For 120 years, Detroit Stoker Co. has been the industry standard in creating combustion equipment for fueling sources.
The company, located at 1510 E. First St., is celebrating its 120th year in operation this year.
President Thomas Giaier said the company’s ability to adapt to renewable energy sources is among the reasons it has succeeded for more than a century.
“There is a greater need for renewable resources outside the U.S.,” Giaier told The Monroe News. “Many countries do not have natural gas, which is why our business has grown internationally.”
Detroit Stoker has helped fuel energy production in six of the seven continents using everything from wood and agricultural waste in the Czech Republic to municipal waste in China to palm waste in Indonesia, Malaysia and Thailand to sunflower hulls in Argentina to coffee refuse in the United States. Even sugar cane waste in the Caribbean Islands is in the company’s portfolio.
Every day, more than 135,000 tons of biomass and refuse are burned on Detroit Stokers.
“Renewable fuels are cost-effective and environmentally friendly,” Giaier said. “Many of the plants our equipment are in are carbon neutral.”
Carbon-neutral plants have no carbon footprint because there is no net effect on the biosphere’s carbon concentration. Biomass, for example, when combusted, releases carbon dioxide, which in turn, is readily absorbed by plant, which are the source of biomass.
The company’s history dates back to the turn of the century. In the 1870s, the first stoker was invented by Thomas Murphy. The stoker is a device that feeds fuel to a furnace or boiler to burn it efficiently.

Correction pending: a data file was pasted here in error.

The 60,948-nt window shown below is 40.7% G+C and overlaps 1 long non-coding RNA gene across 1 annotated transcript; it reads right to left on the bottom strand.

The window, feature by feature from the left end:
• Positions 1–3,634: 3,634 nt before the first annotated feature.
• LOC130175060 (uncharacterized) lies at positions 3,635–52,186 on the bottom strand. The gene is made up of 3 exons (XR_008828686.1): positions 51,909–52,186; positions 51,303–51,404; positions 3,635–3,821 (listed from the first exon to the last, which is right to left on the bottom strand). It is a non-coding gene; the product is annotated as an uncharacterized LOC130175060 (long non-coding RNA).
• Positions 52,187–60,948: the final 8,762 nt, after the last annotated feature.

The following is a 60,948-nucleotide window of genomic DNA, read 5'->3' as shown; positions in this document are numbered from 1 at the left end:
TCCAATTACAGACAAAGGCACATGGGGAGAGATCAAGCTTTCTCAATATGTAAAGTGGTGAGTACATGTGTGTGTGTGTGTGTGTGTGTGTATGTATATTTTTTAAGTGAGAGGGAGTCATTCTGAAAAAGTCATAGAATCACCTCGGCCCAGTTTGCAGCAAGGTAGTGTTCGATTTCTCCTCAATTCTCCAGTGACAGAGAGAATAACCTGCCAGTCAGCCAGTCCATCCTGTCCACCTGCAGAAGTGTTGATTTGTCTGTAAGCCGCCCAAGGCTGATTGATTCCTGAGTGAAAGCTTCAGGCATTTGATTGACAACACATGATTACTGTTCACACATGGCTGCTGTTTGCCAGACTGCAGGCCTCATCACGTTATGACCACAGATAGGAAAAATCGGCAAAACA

One of his employees, George L. Morrow, improved the design and the first patent for what became Detroit Stoker was issued April 19, 1898.
The company operated in Detroit for many years before purchasing what was the Van Bierck Engine Co. property office and plant and moved its manufacturing to Monroe in 1922.
In its early days, Detroit Stoker formed a relationship with the automotive industry. It also used to install stokers in the freighters that sail the Great Lakes. In fact, the company has a tie to one of the most famous freighters.
“The Edmund Fitzgerald has a Detroit Stoker on it,” Giaier said.
Stokers have been used in utility plants. Nowadays, stokers are not limited those plants. Giaier said his company has been focusing on renewable energy sources for a long time.
“Our renewable business really started in the 1940s,” he said. “Our first biomass unit was for pulp in Charleston, S.C.”
As the times change, so had Detroit Stoker, Giaier said. In the 1960s, the company closed its Monroe foundry and in 2005 it outsourced its machining. Today, the Monroe location houses engineers, sales officials and other office personnel. The warehouse still has a large selection of replacement parts and other pieces of equipment needed for the machines.
Giaier said Detroit Stoker continues to see growth overseas particularly in underdeveloped countries.
“We are currently working on new fuel sources in Africa,” he said. “We’ve also seen a lot of growth in Europe and South America.”
The company is always thinking of new ways to grow, Giaier said.
“We are consistently developing new ideas and adding to our R&D (research and development) and be creative,” he said.